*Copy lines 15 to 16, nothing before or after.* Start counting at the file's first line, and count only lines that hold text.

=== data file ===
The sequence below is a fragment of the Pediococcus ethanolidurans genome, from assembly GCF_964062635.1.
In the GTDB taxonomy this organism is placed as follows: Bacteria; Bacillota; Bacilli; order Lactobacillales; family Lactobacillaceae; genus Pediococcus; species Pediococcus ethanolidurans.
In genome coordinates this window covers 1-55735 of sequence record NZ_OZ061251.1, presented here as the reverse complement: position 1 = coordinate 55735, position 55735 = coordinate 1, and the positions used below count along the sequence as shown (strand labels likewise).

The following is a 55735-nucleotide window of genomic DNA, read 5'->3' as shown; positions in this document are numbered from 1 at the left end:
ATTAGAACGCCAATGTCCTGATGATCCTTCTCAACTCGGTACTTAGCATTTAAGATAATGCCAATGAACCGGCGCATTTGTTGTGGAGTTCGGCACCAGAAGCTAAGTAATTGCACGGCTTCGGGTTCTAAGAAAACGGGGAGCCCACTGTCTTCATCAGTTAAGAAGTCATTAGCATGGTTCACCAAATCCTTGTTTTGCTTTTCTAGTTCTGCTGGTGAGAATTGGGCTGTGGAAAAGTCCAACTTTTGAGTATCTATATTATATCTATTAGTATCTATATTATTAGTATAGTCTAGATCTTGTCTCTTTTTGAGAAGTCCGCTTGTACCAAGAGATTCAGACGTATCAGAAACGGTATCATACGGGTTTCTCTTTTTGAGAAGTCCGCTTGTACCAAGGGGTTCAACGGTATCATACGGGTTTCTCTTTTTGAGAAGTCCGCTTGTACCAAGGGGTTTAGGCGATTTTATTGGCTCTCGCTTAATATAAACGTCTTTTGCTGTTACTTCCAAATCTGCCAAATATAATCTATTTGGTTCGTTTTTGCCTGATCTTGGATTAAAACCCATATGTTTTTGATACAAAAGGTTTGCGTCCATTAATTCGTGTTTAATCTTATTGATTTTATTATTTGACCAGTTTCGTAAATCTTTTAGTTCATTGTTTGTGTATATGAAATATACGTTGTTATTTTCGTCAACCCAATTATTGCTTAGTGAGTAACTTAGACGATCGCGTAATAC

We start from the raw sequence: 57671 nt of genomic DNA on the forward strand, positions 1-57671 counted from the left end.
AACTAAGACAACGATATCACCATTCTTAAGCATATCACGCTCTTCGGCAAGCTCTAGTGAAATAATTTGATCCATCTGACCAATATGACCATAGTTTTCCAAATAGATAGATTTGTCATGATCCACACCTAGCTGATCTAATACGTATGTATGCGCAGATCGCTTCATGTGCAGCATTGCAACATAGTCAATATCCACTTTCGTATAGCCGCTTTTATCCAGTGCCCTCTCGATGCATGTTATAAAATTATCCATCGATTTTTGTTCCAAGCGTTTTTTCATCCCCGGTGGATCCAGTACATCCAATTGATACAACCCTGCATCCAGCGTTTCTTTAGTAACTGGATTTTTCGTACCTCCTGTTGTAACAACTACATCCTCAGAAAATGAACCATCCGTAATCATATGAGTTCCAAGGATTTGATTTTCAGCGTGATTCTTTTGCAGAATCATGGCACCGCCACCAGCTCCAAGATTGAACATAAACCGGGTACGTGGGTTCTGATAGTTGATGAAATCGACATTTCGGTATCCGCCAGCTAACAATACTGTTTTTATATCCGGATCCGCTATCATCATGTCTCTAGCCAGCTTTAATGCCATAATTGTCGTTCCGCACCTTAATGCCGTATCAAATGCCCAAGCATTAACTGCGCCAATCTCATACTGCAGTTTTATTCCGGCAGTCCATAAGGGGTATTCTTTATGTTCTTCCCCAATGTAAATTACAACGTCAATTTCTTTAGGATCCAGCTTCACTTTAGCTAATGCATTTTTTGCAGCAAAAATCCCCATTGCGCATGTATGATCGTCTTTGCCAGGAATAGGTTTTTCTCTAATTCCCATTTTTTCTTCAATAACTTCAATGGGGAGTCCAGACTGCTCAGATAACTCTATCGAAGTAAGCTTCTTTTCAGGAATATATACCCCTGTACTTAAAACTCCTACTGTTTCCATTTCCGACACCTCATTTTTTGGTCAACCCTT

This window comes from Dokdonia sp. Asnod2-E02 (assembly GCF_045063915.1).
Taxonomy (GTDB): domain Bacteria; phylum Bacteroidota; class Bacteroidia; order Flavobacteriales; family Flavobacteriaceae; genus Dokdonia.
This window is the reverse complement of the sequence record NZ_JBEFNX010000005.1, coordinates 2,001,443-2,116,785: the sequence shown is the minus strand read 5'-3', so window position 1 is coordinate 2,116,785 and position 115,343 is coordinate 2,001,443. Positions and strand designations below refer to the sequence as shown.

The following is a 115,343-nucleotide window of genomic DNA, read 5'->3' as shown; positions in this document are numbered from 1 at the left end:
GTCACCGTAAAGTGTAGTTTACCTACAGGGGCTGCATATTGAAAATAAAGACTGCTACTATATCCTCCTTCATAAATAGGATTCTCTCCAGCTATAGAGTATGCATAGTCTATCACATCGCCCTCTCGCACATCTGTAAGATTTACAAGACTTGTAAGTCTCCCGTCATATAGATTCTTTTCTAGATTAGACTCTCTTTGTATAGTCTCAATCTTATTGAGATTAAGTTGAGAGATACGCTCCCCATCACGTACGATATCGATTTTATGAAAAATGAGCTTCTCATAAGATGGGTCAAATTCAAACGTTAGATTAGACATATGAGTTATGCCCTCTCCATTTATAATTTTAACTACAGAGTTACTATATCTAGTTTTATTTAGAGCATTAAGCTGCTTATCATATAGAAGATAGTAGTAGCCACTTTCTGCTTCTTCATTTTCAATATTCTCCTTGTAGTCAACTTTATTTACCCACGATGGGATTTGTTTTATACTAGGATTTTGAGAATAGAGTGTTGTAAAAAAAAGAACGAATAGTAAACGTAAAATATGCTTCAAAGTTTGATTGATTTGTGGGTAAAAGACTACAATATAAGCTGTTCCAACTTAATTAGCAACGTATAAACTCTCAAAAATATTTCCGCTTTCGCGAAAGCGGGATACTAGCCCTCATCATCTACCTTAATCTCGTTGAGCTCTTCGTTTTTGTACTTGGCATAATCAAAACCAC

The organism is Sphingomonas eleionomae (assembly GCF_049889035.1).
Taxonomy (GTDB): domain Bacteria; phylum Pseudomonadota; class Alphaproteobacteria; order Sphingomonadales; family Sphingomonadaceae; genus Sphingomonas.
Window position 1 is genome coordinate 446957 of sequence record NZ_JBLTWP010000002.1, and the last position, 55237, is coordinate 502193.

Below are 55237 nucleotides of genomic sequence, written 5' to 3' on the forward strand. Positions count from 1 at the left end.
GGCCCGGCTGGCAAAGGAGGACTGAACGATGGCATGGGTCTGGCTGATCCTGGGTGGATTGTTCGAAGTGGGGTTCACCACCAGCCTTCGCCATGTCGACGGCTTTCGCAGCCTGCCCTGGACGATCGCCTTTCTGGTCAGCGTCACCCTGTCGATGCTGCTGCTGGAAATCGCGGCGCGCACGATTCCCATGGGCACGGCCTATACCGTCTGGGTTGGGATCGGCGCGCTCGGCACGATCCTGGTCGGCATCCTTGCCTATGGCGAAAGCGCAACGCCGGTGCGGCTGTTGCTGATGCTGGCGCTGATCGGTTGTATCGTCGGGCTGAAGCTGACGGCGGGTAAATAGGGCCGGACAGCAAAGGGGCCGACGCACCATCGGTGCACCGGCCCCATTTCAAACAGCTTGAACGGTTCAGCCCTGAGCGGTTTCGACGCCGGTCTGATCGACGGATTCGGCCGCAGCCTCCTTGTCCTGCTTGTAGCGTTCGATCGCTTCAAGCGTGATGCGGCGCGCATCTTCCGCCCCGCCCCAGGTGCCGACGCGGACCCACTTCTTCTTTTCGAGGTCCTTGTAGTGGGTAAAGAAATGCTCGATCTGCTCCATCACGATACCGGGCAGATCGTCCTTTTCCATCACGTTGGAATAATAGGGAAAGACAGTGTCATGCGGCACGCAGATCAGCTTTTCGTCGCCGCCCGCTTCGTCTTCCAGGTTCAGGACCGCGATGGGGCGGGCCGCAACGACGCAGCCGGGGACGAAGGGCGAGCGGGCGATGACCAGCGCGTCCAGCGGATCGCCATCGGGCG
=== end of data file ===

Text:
Window position 1 is genome coordinate 446957 of sequence record NZ_JBLTWP010000002.1, and the last position, 55237, is coordinate 502193.

Below are 55237 nucleotides of genomic sequence, written 5' to 3' on the forward strand. Positions count from 1 at the left end.